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Long-standing local favorites

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The year 2009 has not been kind to the Triangle's independent restaurants. In the last few weeks, Durham's George's Garage, a Ninth Street mainstay for 15 years, and Evoo, a neighborhood eatery in Raleigh's Five Points, closed.

PHOTO COURTESY OF WWW.PEDDLERSTEAKHOUSE.COM
  • Photo courtesy of www.peddlersteakhouse.com

However, several beloved local joints have stood the test of time: Raleigh's Peddler Steakhouse (6005 Glenwood Ave., 787-6980, www.peddlersteakhouse.com) marks its 40th year of serving aged beef. (83,200 rib eye loins cooked over four decades—yes, they are counting.)

"It can be a tough business; we've weathered economic ups and downs by focusing on quality and consistency, along with providing an exceptional dining experience every time a diner comes through our doors," says proprietor Gale Barefoot, who began working at the restaurant as a teenager.

In honor of its big milestone, the restaurant is offering a three-course dinner for two through Aug. 1: salad bar buffet, prime rib and cheesecake for $40 per couple.

Saladelia Cafe celebrates a big birthday this summer, and tastes have changed since its 1989 debut, says spokesman Joel Sheer.

"Twenty years ago, cooking with olive oil was exotic, fresh herbs were a mystery and most folks thought hummus was a type of potting soil," writes Sheer, bragging about the company's staying power. Proprietors Robert and Fida Ghanem have brought the homemade Mediterranean meals of their Lebanese childhoods to three Durham locations: a full-service café (4201 University Drive, 489-5776, www.saladelia.com) and two grab-and-go spots on the Duke campus and at the American Tobacco complex, as well as a catering business. The couple also owns Mad Hatters Bake Shop (1802 W. Main St., Durham, 286-1987, www.madhatterbakeshop.com).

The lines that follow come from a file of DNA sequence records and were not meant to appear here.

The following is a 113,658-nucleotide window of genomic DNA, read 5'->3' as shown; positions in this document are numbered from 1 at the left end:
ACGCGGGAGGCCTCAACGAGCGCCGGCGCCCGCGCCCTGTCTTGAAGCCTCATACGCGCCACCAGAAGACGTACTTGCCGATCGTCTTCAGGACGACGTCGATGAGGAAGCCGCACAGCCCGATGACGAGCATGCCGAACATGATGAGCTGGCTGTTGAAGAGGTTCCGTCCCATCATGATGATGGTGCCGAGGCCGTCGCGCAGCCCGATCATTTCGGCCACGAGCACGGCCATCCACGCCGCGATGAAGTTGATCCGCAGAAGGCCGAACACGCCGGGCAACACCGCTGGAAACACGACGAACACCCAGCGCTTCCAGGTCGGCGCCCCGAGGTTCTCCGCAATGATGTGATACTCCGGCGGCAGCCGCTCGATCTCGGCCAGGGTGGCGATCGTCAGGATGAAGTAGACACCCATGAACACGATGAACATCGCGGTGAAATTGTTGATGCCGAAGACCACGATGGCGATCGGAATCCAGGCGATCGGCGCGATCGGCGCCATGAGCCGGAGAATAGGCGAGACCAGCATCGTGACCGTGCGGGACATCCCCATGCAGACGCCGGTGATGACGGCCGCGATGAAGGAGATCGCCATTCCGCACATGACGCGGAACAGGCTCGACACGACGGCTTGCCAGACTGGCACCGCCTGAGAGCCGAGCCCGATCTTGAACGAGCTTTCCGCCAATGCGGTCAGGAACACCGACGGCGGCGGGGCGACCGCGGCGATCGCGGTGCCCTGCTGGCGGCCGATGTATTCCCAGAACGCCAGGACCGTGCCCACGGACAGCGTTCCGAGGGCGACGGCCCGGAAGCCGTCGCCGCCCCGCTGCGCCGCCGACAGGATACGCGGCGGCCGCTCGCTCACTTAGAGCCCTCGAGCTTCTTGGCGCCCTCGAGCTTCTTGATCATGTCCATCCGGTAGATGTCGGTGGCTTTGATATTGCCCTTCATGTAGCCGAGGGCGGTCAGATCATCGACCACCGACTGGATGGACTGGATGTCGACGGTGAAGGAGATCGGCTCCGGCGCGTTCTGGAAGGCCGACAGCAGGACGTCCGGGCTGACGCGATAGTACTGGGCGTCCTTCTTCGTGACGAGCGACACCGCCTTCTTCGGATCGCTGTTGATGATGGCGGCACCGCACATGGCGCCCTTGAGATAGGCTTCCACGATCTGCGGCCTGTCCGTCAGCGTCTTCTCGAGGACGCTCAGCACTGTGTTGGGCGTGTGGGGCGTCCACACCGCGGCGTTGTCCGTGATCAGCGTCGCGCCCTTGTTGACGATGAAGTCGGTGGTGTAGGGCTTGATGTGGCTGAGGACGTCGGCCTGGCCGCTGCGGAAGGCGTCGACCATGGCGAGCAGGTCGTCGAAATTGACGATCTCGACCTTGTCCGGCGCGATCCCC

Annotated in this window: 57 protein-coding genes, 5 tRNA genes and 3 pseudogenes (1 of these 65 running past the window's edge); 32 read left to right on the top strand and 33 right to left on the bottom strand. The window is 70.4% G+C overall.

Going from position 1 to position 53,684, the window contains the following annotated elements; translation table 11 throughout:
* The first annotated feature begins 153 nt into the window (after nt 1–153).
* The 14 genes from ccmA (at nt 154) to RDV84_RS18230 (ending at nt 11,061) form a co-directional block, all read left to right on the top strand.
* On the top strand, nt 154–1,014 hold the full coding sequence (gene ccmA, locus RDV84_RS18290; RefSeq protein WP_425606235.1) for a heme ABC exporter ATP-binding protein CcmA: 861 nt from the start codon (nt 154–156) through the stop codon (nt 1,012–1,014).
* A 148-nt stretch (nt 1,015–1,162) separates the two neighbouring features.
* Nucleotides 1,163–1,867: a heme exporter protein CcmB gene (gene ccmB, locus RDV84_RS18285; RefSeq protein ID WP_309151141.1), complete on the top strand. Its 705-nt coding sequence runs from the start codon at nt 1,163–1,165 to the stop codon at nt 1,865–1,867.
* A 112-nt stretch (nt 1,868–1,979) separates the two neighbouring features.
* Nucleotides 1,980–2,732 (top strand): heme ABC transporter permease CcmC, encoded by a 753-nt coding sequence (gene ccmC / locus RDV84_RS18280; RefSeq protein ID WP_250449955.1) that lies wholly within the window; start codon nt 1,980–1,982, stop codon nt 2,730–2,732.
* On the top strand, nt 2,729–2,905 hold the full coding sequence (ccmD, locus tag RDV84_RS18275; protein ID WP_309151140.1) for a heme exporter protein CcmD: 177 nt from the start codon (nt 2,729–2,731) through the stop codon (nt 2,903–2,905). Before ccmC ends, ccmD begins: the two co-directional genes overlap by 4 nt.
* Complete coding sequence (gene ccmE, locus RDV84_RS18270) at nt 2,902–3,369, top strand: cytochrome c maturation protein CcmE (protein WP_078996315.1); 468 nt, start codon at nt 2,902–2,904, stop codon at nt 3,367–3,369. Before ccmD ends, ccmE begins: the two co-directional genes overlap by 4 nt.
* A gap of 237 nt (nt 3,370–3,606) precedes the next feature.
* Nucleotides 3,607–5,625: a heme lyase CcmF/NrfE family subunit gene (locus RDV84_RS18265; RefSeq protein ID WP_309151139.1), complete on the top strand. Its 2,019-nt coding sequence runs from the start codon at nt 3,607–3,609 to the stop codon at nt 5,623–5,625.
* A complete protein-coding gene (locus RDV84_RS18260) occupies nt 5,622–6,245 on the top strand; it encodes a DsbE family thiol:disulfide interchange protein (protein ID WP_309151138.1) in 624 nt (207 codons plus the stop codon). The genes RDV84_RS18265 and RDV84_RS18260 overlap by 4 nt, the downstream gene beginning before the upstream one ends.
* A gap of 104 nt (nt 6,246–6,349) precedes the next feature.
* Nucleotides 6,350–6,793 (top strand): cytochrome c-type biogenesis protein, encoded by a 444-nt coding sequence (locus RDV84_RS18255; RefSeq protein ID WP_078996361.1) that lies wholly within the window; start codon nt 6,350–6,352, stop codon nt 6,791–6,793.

In its quest to be planet-friendly, Saladelia has embraced local and organic sources for ingredients, uses recycled goods and recently incorporated green building principles and materials into a major renovation at its main restaurant, Sheer says.

In Chapel Hill, another long-lived, family-owned institution of the Triangle's dining scene changed families last week.

After more than 20 years of serving fine Italian cuisine, founders Sam, Susan and Vittoria Longiotti have sold Il Palio Ristorante (1505 E. Franklin St., 929-4000, www.sienahotel.com), says Carole Marcusse-Sell, marketing director at Plaza Associates, which handled the $7.3 million transaction, inked July 15. Local father-and-son team Govind and Prateek Chandak and their company, The Focus Properties Inc., will take over the restaurant and the 79-room hotel it calls home.

No big personnel changes are planned in Il Palio's kitchen, Marcusse-Sell says, though the new owners have committed to spending $3 million to renovate the hotel and banquet side of the house. The Longiotti family also owns the local chain of Kanki restaurants.

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